I am the type of person who loathes breaking commitments, and my lack of blog posts over the last few weeks has been slowly gnawing at me. I have good reason for my slacking, though. I mentioned that I had an interview for a job a few weeks ago, and I recently was offered the position! I’m happy to report that I’ll be working as the Instruction & Reference Librarian at a small community college outside Charlotte, NC. I had to fly there with less than a week’s notice to meet with my new boss and the college president to get the official offer. I also had to scramble to find a place to live as I’ll be moving there on September 1st! So, needless to say, life has been hectic over the last few weeks. I’m going to do my best to keep up with CPD23 but moving is always complicated.
Thing 12 – Putting the social into social media
Thing 12 seemed to be similar to reflective practice, however, reflective practice is something that should be worked on regularly, so it does make sense. I have espoused the benefits of my newfound social media networking throughout this blog, and unfortunately I’ve been feeling disconnected from these burgeoning networks over the last few weeks. I haven’t had much (any) free time lately and I’ve not been able to keep up with the overwhelming number of Tweets by my fellow librarians. I hope to catch up soon as I know that they post valuable links to content, trainings, conferences, etc. that I can put to good use in my new position.
Social networking is certainly valuable, but can be disadvantageous if the connections being made aren’t adding value to your professional development. I’ve found that several of the librarians I follow on Twitter only post LIS related content, some post a mix of personal and professional content, and others lean heavily on the personal side. Oddly enough, it seems that those users who have the word “librarian” in some form in their user name seem to post the least LIS related content! I know that when I have the time I will be filtering out some of these users. I intend to be quite busy in my new position learning about the library and getting started in my duties, and I don’t have the time to network with people who aren’t adding value to my current life goals. I have certainly “met” several other librarians I wouldn’t have found on my own through CPD23, and I hope to continue those connections even when the program has ended. I’m also looking forward to actively working in the field and having more opportunities for social networking that doesn’t involve a computer screen!
Thing 13: Google Docs, Wikis and Dropbox
I just finished reading “The Googlization of Everything: (And Why We Should Worry)” by Siva Vaidhyanathan yesterday and it was a very good examination of the way Google has insinuated itself into our lives. It also had some excellent passages on the value of librarians and librarians, a good discussion on copyright law, and good discussion on the changing face of higher education. I personally found those sections more valuable than the beginning of the book which discussed Google’s PageRank system and background. I would highly recommend the book to all librarians because Google will certainly impact all of our lives personally and professionally.
Although I’m now more skeptical of my heavy reliance on Google services, I can’t see myself stopping my use of them any time soon! Like many others this week, I’ve already had the opportunity to use Google Docs to collaborate on group projects during library school. One project in particular was especially challenging, and our group would often collaborate on Google Docs in real time while we chatted in another window. The greatest strength of Google Docs for me is the ability to see when others are typing in real time and to be able to write documents remotely as a group. I don’t like that Google forces you to use their own web based editing tools, and our group ran into formatting issues when attempting to transfer content to Word and PDF. I have seen many discussions recently about authors using Docs to write their whole novel and to keep the most updated versions of their work in the Cloud, but I don’t think I’d prefer Docs for this after trying Dropbox.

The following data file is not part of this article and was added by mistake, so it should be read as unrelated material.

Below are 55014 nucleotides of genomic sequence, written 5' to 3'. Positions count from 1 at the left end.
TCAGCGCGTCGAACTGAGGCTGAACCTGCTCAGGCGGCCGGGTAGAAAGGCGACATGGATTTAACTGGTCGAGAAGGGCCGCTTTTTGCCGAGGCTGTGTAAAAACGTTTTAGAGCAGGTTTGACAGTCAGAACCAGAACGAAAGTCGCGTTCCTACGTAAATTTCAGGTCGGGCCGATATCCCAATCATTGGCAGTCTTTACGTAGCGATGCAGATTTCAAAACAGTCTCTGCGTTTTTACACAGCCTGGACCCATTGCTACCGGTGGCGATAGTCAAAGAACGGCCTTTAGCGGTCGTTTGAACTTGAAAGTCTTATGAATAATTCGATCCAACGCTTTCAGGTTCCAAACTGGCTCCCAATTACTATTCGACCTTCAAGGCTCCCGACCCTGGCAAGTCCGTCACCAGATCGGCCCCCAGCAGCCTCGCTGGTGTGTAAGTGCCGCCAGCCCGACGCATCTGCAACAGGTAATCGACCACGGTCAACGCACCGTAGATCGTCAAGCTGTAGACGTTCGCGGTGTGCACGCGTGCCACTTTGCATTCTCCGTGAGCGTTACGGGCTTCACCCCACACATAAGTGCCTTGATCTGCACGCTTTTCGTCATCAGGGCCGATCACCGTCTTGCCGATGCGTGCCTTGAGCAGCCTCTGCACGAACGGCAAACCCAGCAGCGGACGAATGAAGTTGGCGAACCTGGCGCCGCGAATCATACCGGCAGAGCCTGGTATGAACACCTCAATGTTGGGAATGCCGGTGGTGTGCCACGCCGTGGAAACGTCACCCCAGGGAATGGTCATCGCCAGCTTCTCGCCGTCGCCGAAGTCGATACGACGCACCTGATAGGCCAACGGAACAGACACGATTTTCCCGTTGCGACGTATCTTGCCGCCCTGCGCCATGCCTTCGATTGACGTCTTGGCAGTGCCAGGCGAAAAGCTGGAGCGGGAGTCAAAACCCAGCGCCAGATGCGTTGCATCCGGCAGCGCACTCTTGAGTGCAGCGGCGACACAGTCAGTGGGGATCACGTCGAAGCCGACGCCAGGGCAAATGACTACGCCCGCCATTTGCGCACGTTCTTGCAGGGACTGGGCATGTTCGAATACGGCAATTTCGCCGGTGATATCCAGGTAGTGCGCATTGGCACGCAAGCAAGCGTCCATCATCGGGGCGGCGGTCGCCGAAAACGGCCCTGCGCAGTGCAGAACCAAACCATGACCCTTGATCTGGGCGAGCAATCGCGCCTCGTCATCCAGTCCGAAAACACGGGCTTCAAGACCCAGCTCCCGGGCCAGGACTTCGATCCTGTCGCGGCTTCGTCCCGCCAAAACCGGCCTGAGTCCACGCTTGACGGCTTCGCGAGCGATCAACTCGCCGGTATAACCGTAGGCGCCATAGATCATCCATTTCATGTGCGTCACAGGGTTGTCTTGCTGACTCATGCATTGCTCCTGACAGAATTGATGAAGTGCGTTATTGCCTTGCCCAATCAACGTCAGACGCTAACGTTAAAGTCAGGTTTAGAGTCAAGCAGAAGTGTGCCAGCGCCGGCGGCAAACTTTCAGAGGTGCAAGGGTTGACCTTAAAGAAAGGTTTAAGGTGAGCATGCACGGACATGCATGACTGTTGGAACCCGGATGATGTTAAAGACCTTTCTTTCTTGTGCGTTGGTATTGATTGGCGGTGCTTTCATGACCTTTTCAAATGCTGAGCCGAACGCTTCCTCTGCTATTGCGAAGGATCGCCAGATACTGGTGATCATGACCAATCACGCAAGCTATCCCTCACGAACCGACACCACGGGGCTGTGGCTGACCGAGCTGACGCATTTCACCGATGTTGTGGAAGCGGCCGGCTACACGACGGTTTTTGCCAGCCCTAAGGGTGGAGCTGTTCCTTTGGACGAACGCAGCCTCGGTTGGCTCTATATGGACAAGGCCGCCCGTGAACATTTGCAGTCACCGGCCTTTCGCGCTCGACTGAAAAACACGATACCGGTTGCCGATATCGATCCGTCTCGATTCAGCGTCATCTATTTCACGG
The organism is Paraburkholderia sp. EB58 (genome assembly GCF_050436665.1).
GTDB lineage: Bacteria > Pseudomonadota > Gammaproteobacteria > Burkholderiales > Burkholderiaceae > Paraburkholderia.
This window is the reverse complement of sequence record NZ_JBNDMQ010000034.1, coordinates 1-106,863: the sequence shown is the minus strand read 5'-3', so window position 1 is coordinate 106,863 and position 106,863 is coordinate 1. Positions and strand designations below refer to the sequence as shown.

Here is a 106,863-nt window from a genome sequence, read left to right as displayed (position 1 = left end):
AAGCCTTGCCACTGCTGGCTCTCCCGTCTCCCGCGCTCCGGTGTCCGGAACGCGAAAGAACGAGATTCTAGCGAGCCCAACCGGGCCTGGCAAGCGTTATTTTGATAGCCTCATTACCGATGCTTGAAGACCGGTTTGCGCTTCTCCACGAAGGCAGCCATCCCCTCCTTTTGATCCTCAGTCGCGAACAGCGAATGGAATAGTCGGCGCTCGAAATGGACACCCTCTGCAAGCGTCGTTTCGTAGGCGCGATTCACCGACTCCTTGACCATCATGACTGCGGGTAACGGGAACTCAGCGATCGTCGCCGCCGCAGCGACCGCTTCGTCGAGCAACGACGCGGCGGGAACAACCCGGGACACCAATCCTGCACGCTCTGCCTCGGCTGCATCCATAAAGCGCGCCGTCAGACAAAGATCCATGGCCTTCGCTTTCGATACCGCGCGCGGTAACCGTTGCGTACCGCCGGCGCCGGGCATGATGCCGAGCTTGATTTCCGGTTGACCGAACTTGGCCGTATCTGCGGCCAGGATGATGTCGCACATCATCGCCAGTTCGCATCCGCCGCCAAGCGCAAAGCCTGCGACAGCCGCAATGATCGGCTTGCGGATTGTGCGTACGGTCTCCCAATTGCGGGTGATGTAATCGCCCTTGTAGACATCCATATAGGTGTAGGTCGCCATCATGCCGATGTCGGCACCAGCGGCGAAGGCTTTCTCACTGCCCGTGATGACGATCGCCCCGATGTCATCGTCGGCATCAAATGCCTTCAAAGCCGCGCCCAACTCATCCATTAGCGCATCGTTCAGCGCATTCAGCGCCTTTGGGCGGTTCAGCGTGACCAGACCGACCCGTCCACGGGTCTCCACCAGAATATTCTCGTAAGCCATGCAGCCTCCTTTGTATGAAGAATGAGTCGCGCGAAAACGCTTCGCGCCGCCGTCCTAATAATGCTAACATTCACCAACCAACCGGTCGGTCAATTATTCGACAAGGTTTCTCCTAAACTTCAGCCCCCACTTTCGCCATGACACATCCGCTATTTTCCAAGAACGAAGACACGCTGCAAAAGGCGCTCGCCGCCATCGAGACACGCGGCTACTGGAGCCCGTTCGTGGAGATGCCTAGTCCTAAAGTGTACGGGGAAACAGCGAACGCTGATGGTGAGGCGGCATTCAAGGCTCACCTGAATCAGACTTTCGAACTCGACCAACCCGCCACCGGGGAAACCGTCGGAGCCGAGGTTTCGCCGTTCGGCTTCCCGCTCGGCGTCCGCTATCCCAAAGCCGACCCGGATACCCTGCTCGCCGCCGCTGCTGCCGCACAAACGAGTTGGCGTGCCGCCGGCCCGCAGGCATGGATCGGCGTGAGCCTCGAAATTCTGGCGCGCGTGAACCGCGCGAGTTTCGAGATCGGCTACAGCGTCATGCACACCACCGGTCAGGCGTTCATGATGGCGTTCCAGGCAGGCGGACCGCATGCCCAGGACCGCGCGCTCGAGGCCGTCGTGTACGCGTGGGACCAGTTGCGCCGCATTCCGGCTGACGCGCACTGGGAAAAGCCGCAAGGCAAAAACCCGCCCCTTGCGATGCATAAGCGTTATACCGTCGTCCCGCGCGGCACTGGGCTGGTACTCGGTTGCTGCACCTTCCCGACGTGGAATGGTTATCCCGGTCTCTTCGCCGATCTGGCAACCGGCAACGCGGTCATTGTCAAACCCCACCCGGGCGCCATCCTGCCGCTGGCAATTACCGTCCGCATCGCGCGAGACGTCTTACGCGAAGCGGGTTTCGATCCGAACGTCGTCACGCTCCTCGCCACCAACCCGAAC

Dropbox is awesome. I have only had about 15 minutes to explore the service, but I already can see great potential for its use in my life. I know that in my new position I will want to work on things from home and Dropbox is so much better and easier than emailing myself files back and forth (which I have done quite often in the past!). I also love the sharing feature and I’ve suggested it to my Mom for photo sharing instead of awkward and proprietary services like Shutterfly and Snapfish. Being able to move any type of file to the Dropbox is another huge advantage over Docs in terms of utilizing the cloud for personal storage. I am definitely going to incorporate Dropbox into my daily life and hopefully my work life as well.
Wikis are another tool that I am quite familiar with after my time in library school. I had one class who required us to make a wiki in a group, and another that had us post all of our assignments to a class wiki. I feel very comfortable using the technology, and it is very easy to grasp for new users. I actually made a wiki on information literacy as part of the presentation portion of my interview for my new job. I think wikis are great for collaboration especially in classroom settings. The ability to set permissions for different levels of user allows for faculty and students to collaborate on the same wiki without any concern for the students altering the work of the faculty. Part of my new position is going to be beefing up the information literacy education for all students, including distance learning students, and I’m definitely considering using wikis to help do this.
I wish I had more time to opine on these topics but, alas, moving tasks are calling my name!